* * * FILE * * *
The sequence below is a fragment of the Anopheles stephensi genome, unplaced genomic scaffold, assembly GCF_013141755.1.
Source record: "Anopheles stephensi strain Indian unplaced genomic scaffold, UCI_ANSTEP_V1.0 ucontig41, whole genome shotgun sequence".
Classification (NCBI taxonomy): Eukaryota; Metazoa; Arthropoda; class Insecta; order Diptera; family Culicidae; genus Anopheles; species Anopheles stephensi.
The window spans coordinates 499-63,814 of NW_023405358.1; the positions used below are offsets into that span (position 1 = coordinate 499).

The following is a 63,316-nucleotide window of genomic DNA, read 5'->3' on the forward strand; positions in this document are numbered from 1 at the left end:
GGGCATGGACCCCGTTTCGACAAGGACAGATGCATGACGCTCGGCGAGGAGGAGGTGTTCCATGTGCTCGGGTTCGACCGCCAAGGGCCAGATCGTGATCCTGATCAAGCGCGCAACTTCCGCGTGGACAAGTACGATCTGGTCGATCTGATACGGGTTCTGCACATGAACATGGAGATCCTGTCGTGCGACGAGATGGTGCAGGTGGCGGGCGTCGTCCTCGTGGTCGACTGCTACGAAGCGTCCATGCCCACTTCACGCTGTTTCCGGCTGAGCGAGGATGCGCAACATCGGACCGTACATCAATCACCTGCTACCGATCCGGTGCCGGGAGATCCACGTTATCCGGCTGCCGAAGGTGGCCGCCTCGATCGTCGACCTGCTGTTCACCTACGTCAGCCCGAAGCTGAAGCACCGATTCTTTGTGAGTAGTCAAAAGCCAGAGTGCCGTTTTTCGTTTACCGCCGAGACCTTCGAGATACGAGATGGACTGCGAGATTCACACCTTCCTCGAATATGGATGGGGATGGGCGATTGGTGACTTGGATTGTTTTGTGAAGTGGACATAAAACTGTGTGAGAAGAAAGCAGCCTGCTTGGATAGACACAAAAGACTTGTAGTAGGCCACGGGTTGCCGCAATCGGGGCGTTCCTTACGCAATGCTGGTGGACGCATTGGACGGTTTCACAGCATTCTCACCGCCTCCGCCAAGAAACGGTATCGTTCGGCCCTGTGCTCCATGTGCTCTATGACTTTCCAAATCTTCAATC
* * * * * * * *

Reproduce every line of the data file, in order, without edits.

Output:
The sequence below is a fragment of the Anopheles stephensi genome, unplaced genomic scaffold, assembly GCF_013141755.1.
Source record: "Anopheles stephensi strain Indian unplaced genomic scaffold, UCI_ANSTEP_V1.0 ucontig41, whole genome shotgun sequence".
Classification (NCBI taxonomy): Eukaryota; Metazoa; Arthropoda; class Insecta; order Diptera; family Culicidae; genus Anopheles; species Anopheles stephensi.
The window spans coordinates 499-63,814 of NW_023405358.1; the positions used below are offsets into that span (position 1 = coordinate 499).

The following is a 63,316-nucleotide window of genomic DNA, read 5'->3' on the forward strand; positions in this document are numbered from 1 at the left end:
GGGCATGGACCCCGTTTCGACAAGGACAGATGCATGACGCTCGGCGAGGAGGAGGTGTTCCATGTGCTCGGGTTCGACCGCCAAGGGCCAGATCGTGATCCTGATCAAGCGCGCAACTTCCGCGTGGACAAGTACGATCTGGTCGATCTGATACGGGTTCTGCACATGAACATGGAGATCCTGTCGTGCGACGAGATGGTGCAGGTGGCGGGCGTCGTCCTCGTGGTCGACTGCTACGAAGCGTCCATGCCCACTTCACGCTGTTTCCGGCTGAGCGAGGATGCGCAACATCGGACCGTACATCAATCACCTGCTACCGATCCGGTGCCGGGAGATCCACGTTATCCGGCTGCCGAAGGTGGCCGCCTCGATCGTCGACCTGCTGTTCACCTACGTCAGCCCGAAGCTGAAGCACCGATTCTTTGTGAGTAGTCAAAAGCCAGAGTGCCGTTTTTCGTTTACCGCCGAGACCTTCGAGATACGAGATGGACTGCGAGATTCACACCTTCCTCGAATATGGATGGGGATGGGCGATTGGTGACTTGGATTGTTTTGTGAAGTGGACATAAAACTGTGTGAGAAGAAAGCAGCCTGCTTGGATAGACACAAAAGACTTGTAGTAGGCCACGGGTTGCCGCAATCGGGGCGTTCCTTACGCAATGCTGGTGGACGCATTGGACGGTTTCACAGCATTCTCACCGCCTCCGCCAAGAAACGGTATCGTTCGGCCCTGTGCTCCATGTGCTCTATGACTTTCCAAATCTTCAATC